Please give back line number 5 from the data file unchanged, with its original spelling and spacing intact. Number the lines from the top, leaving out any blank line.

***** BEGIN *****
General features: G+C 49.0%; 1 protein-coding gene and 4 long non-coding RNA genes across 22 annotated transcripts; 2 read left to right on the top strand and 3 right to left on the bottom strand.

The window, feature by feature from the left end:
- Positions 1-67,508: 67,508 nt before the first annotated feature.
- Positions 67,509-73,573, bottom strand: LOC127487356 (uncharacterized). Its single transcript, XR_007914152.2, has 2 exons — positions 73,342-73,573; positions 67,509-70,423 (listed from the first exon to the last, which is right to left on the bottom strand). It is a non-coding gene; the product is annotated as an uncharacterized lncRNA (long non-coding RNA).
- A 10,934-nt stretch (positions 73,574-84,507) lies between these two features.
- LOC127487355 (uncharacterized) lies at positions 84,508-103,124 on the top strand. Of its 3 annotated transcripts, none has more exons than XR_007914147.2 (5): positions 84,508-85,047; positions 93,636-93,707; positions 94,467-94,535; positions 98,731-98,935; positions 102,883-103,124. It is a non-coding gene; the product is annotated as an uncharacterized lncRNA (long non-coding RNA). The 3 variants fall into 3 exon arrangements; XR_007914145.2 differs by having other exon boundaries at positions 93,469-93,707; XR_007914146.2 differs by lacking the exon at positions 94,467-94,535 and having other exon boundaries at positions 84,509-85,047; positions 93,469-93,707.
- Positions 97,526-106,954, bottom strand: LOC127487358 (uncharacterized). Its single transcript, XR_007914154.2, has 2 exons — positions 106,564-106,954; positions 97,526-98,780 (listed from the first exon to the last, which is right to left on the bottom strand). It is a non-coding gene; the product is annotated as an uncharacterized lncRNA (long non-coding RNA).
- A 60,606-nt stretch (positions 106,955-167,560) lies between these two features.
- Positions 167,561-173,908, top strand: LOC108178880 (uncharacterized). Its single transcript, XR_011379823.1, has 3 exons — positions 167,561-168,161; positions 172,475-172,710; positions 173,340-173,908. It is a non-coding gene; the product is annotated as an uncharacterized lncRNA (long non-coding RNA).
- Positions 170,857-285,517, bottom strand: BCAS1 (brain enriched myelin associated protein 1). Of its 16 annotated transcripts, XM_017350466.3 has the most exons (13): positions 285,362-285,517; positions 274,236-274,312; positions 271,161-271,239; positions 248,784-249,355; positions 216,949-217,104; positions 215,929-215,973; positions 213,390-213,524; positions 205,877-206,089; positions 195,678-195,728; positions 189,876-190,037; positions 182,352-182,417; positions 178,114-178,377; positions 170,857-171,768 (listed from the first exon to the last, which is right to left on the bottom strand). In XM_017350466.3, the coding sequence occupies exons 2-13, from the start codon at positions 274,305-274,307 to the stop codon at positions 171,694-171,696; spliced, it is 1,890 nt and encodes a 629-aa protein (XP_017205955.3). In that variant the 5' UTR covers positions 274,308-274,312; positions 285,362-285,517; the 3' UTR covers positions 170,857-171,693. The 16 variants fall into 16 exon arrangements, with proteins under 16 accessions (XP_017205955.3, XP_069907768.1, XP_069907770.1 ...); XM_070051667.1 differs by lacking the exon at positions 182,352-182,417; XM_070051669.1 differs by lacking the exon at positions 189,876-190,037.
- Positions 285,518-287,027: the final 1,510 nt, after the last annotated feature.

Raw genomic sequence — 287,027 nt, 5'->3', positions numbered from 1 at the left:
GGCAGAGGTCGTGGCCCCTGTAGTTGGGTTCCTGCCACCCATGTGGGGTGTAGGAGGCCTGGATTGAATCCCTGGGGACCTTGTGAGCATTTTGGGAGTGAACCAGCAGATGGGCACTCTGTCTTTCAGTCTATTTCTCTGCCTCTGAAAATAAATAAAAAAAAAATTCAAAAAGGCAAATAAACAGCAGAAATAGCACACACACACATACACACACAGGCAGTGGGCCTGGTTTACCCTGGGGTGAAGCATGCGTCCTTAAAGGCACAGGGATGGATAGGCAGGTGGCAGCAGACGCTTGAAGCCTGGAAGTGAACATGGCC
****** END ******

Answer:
- A 10,934-nt stretch (positions 73,574-84,507) lies between these two features.